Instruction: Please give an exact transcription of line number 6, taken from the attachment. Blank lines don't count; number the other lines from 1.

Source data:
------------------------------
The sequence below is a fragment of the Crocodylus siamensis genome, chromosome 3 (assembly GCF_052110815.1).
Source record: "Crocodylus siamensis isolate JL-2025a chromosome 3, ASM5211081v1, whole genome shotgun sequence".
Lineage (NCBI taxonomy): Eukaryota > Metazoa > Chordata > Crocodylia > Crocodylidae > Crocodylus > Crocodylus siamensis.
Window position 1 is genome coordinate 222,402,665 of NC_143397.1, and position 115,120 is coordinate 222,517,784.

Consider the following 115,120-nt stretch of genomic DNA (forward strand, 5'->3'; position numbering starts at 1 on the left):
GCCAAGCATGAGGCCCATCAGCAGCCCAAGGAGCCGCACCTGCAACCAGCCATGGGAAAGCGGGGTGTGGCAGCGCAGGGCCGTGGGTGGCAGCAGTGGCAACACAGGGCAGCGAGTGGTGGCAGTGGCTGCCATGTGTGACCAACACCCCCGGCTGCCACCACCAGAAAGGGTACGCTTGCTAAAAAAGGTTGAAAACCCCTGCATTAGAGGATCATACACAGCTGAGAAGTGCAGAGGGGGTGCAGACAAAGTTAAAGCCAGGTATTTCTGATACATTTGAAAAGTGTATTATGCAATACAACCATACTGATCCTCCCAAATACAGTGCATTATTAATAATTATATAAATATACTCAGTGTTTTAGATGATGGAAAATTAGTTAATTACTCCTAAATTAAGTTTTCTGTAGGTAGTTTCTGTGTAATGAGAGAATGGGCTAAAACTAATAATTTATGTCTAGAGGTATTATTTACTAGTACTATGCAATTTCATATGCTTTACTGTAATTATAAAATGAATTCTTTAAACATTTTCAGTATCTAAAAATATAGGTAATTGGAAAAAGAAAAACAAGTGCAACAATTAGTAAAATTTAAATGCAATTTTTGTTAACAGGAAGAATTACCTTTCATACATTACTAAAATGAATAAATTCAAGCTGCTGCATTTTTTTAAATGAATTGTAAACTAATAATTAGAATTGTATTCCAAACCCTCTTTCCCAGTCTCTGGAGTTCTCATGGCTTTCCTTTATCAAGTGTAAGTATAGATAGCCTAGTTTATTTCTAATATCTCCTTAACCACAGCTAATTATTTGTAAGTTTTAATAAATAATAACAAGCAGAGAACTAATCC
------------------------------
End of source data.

GCCAAGCATGAGGCCCATCAGCAGCCCAAGGAGCCGCACCTGCAACCAGCCATGGGAAAGCGGGGTGTGGCAGCGCAGGGCCGTGGGTGGCAGCAGTGGCAACACAGGGCAGCGAGTGGTGGCAGTGGCTGCCATGTGTGACCAACACCCCCGGCTGCCACCACCAGAAAGGGTACGCTTGCTAAAAAAGGTTGAAAACCCCTGCATTAGAGGATCATACACAGCTGAGAAGTGCAGAGGGGGTGCAGACAAAGTTAAAGCCAGGTATTTCTGATACATTTGAAAAGTGTATTATGCAATACAACCATACTGATCCTCCCAAATACAGTGCATTATTAATAATTATATAAATATACTCAGTGTTTTAGATGATGGAAAATTAGTTAATTACTCCTAAATTAAGTTTTCTGTAGGTAGTTTCTGTGTAATGAGAGAATGGGCTAAAACTAATAATTTATGTCTAGAGGTATTATTTACTAGTACTATGCAATTTCATATGCTTTACTGTAATTATAAAATGAATTCTTTAAACATTTTCAGTATCTAAAAATATAGGTAATTGGAAAAAGAAAAACAAGTGCAACAATTAGTAAAATTTAAATGCAATTTTTGTTAACAGGAAGAATTACCTTTCATACATTACTAAAATGAATAAATTCAAGCTGCTGCATTTTTTTAAATGAATTGTAAACTAATAATTAGAATTGTATTCCAAACCCTCTTTCCCAGTCTCTGGAGTTCTCATGGCTTTCCTTTATCAAGTGTAAGTATAGATAGCCTAGTTTATTTCTAATATCTCCTTAACCACAGCTAATTATTTGTAAGTTTTAATAAATAATAACAAGCAGAGAACTAATCC